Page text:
…I thought it was helpful to have his more rational perspective on our existence and to challenge my spiritual ideas, but it actually became incredibly draining trying to explain how I see the world and what matters to me.

He thought he was right, while I thought I was right.

Even though we would agree to disagree, I felt upset that he didn’t value my metaphysical beliefs and couldn’t see the world in the same way as me.

Now, over time I came to realize that this wasn’t going to change and that we were fundamentally incompatible.

Again, this comes back to my earlier point that there are so many people in the world, and there are people that will think of our existence like you and not want to convince you to believe their religious or spiritual ideas.

4) What are your future goals?

This question is similar to ‘how do you want to live?’…

It’s getting to the core of what a person wants and hopes for their lives.

When you ask someone what their future goals are, it illuminates what really drives their existence and where they place values.

It allows you to see what they’re aiming to achieve in life – both in the short- and long-term.

You see, asking someone what their future goals are goes hand-in-hand with follow up questions like:

  • Do you want to raise a family?
  • Do you want to leave a legacy with a business?
  • Do you want to dedicate your life to charity work?
  • Do you want to learn about cultures?
  • Do you want to travel?

What’s more, in my experience you should take what someone is saying as their truth and not try to convince them of something else!  

Simply put, I tried to convince my ex to want to live nomadically and travel with me… and I kept asking him to reconsider his ideas.

But he had told me numerous times that he wanted to settle somewhere.

Now, I wasted a lot of time trying to get him on board with the idea, when we should’ve admitted we were fundamentally incompatible before we did.

What does this mean for you?

If, for example, one person doesn’t want to raise a family in the near future but you do, be honest about how compatible you are and what you really want from life

…What’s more, you don’t want to force someone into something they don’t actually want.

Chances are, there’s someone who will want the same things as you, at the same time, and be much more in sync with you!

5) What do you think about money?

Money can be a big source of conflict within relationships.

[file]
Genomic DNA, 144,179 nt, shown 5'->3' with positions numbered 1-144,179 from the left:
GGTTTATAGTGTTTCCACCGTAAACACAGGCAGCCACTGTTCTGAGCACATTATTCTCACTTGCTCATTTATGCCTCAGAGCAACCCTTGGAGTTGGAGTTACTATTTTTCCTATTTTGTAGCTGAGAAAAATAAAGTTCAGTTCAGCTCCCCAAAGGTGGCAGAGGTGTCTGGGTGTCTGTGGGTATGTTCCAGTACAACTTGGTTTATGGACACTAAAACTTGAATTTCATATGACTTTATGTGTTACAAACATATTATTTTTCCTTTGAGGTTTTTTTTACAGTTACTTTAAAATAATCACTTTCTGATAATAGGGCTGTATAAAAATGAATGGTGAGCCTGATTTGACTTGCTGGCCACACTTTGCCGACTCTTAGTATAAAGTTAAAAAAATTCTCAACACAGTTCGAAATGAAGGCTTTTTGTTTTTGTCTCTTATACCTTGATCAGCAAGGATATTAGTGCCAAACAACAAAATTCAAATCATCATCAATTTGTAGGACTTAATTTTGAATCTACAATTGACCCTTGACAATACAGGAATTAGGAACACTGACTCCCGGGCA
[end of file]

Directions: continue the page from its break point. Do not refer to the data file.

Of course, it’s natural for two people to earn different amounts depending on the industries they’re in and what sort of roles…

…Not to mention the long history of inequality with women’s earning capacities. 

But the relationship around money can either be in or out of sync between two people.

For instance, one person might hold earning a lot of money as a core value and is focused on earning six figures, while the other person says things like “I don’t mind being poor”.

Now, where this is the case it can be a source of clashing ideals that points to incompatibility.

You see, there will be different factors that drive why someone wants to earn money, such as being able to have certain experiences and being able to have freedom.

Truth is, if one person is able to earn a lot of money, they’ll likely be able to do all of the things they want to do, including travel the world if that’s their goal.

Meanwhile, the person who doesn’t mind being poor probably won’t be able to have the same experiences.

Do you see the difference?

If one person doesn’t value earning money then they’ll be setting themselves up to have different experiences to the person who does care about having a higher income, and ultimately this will cause an incompatibility.

Now, with all that I’ve said, there are conversations that can take place to try and get on the same page… 

…But I fundamentally believe that you shouldn’t try to force something on another person if they don’t want the same things as you.

Remember that there are a lot of people out there, including those who won’t take convincing!

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Tina Fey

I'm Tina Fey, the founder of the blog Love Connection. I've extremely passionate about sharing relationship advice. I've studied psychology and have my Masters in marital, family, and relationship counseling. I hope with all my heart to help you improve your relationships, and I hope that even if one thing I write helps you, it means more to me than just about anything else in the world. Check out my blog Love Connection, and if you want to get in touch with me, hit me up on Twitter